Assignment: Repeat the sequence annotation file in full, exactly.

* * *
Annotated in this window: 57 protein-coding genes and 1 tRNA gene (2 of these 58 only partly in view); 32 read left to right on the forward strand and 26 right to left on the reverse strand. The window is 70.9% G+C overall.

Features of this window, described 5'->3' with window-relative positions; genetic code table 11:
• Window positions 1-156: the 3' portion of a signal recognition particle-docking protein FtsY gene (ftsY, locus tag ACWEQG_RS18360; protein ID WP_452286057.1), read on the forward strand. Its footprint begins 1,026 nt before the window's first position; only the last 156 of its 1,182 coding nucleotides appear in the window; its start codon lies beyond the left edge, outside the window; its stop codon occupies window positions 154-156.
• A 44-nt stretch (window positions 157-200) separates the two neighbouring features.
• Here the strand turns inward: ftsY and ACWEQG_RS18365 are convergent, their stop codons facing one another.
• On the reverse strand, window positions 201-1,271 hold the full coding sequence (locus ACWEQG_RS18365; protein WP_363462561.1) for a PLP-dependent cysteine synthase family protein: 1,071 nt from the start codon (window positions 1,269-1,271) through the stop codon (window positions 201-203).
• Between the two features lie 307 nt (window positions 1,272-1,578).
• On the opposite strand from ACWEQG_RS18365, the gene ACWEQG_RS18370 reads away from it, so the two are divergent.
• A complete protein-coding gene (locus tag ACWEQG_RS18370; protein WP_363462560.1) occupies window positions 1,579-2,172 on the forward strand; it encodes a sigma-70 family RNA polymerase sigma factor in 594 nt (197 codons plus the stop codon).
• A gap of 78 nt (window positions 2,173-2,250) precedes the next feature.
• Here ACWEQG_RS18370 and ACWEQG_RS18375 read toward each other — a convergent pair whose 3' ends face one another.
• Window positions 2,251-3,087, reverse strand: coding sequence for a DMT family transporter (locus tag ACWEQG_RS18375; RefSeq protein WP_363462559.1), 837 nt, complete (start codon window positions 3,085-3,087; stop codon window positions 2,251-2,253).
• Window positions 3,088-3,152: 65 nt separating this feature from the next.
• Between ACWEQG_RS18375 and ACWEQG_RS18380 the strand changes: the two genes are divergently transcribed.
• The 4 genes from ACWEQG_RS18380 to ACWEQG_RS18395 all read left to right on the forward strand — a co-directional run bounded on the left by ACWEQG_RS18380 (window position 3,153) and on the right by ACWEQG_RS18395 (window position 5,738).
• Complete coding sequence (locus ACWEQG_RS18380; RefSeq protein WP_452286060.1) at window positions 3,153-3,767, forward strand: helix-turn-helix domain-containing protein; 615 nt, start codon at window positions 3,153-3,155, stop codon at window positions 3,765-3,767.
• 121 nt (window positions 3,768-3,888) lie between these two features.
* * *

Annotated in this window: 57 protein-coding genes and 1 tRNA gene (2 of these 58 only partly in view); 32 read left to right on the forward strand and 26 right to left on the reverse strand. The window is 70.9% G+C overall.

Features of this window, described 5'->3' with window-relative positions; genetic code table 11:
• Window positions 1-156: the 3' portion of a signal recognition particle-docking protein FtsY gene (ftsY, locus tag ACWEQG_RS18360; protein ID WP_452286057.1), read on the forward strand. Its footprint begins 1,026 nt before the window's first position; only the last 156 of its 1,182 coding nucleotides appear in the window; its start codon lies beyond the left edge, outside the window; its stop codon occupies window positions 154-156.
• A 44-nt stretch (window positions 157-200) separates the two neighbouring features.
• Here the strand turns inward: ftsY and ACWEQG_RS18365 are convergent, their stop codons facing one another.
• On the reverse strand, window positions 201-1,271 hold the full coding sequence (locus ACWEQG_RS18365; protein WP_363462561.1) for a PLP-dependent cysteine synthase family protein: 1,071 nt from the start codon (window positions 1,269-1,271) through the stop codon (window positions 201-203).
• Between the two features lie 307 nt (window positions 1,272-1,578).
• On the opposite strand from ACWEQG_RS18365, the gene ACWEQG_RS18370 reads away from it, so the two are divergent.
• A complete protein-coding gene (locus tag ACWEQG_RS18370; protein WP_363462560.1) occupies window positions 1,579-2,172 on the forward strand; it encodes a sigma-70 family RNA polymerase sigma factor in 594 nt (197 codons plus the stop codon).
• A gap of 78 nt (window positions 2,173-2,250) precedes the next feature.
• Here ACWEQG_RS18370 and ACWEQG_RS18375 read toward each other — a convergent pair whose 3' ends face one another.
• Window positions 2,251-3,087, reverse strand: coding sequence for a DMT family transporter (locus tag ACWEQG_RS18375; RefSeq protein WP_363462559.1), 837 nt, complete (start codon window positions 3,085-3,087; stop codon window positions 2,251-2,253).
• Window positions 3,088-3,152: 65 nt separating this feature from the next.
• Between ACWEQG_RS18375 and ACWEQG_RS18380 the strand changes: the two genes are divergently transcribed.
• The 4 genes from ACWEQG_RS18380 to ACWEQG_RS18395 all read left to right on the forward strand — a co-directional run bounded on the left by ACWEQG_RS18380 (window position 3,153) and on the right by ACWEQG_RS18395 (window position 5,738).
• Complete coding sequence (locus ACWEQG_RS18380; RefSeq protein WP_452286060.1) at window positions 3,153-3,767, forward strand: helix-turn-helix domain-containing protein; 615 nt, start codon at window positions 3,153-3,155, stop codon at window positions 3,765-3,767.
• 121 nt (window positions 3,768-3,888) lie between these two features.